The Only One Left Standing

Sometimes we need the process of elimination. Complex decisions require us to lay out all possibilities. We then work to eliminate those that after a second look are really not possible. Once we conclude our analysis we can select the option left – the last one standing if you will.

If you could imagine living among a group of people always having an eye to the emergence of Messiah, then you could likely get the feel of Israel in Jesus’ day. Jesus, for many, was just another in a long line of “would be Messiahs.” So, when he grew in popularity it was no surprise everyone would be talking – and making comparisons.

Jesus brought this common experience to the surface when he asked the disciples about how the public perceived him. They rattled off some common expectations – John the Baptist and Elijah. Peter gives the Messianic answer – You are the Christ. What followed was an explanation that was anything but Messianic. Death. Resurrection. How did these themes and hopes fit Jesus.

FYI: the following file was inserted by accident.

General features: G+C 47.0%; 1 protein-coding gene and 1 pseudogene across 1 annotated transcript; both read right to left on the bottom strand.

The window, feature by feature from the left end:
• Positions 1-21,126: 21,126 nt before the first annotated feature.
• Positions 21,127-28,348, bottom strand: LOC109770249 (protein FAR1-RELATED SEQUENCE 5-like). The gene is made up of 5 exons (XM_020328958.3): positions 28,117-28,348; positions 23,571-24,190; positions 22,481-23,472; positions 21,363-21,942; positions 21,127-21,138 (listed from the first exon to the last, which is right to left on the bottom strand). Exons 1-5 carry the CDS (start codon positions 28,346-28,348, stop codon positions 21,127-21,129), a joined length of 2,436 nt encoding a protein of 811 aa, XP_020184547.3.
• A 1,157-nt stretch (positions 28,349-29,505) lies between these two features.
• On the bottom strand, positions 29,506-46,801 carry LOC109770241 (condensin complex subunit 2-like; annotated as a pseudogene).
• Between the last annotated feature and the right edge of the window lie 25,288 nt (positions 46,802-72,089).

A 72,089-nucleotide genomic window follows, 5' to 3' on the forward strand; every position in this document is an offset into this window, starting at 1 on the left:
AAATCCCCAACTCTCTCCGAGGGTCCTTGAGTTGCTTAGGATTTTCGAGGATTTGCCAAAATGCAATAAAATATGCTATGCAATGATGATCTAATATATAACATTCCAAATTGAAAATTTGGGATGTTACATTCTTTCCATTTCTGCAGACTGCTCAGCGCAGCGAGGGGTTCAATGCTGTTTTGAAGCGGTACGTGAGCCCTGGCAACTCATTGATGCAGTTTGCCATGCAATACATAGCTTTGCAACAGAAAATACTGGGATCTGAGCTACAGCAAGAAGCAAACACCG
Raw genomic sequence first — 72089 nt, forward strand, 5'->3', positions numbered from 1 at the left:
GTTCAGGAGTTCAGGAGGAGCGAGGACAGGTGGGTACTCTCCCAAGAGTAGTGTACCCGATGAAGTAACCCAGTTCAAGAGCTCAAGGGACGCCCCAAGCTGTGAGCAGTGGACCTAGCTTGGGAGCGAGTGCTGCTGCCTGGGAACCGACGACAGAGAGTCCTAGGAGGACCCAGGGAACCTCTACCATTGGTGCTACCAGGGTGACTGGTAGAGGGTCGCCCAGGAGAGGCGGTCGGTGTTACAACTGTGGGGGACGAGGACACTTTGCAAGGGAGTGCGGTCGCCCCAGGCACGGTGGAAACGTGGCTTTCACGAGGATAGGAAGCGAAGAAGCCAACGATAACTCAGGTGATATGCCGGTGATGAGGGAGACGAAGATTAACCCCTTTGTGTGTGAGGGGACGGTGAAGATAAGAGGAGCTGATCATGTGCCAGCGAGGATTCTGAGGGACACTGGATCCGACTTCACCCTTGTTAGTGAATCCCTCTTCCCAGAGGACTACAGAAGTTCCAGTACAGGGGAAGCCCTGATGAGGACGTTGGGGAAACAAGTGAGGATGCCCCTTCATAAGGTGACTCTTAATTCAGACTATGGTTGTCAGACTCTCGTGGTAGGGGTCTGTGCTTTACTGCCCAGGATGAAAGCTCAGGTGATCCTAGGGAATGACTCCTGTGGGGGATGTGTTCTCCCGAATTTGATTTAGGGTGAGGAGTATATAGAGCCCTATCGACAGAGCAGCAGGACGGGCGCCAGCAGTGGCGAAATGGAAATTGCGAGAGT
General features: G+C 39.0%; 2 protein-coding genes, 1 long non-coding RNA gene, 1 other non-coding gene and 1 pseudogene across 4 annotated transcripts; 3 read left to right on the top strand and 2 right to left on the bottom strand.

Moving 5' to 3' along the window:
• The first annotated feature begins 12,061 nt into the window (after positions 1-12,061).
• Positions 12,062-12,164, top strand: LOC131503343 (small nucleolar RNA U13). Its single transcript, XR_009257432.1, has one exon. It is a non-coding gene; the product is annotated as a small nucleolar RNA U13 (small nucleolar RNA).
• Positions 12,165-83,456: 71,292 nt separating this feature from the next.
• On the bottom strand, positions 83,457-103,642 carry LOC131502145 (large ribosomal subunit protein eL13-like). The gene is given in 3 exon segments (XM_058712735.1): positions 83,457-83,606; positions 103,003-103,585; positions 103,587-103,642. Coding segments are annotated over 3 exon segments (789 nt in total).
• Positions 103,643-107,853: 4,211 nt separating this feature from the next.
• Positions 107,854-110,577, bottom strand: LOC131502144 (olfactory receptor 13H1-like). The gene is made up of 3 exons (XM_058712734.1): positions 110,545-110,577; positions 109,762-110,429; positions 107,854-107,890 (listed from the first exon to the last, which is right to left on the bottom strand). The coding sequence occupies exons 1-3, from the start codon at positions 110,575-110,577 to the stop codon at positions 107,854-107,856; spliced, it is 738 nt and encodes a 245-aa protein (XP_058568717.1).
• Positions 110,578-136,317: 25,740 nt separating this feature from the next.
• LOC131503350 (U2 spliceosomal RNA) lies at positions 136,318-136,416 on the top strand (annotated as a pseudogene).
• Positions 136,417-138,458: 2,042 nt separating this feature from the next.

Our text for this week presents us with a way of seeing. What we refer to as the “Transfiguration” could well be a way of visually helping three disciples get their minds around the uniqueness of Jesus. After all, he was the only One left standing.

We may have some work to do when it comes to seeing Jesus as God intends. After all that is precisely the sort of work the disciples found themselves doing on into the Acts of the Apostles. When compared to other ways of understanding how the world works, how do you see Jesus?

Jesus invites people into his life and his way. He takes what is and points to the new way of the Kingdom of God.  Come see what this journey is all about!

One way to think about the mission of Jesus - He calls into question the way things are and points to the way things may be in the Kingdom of God. 

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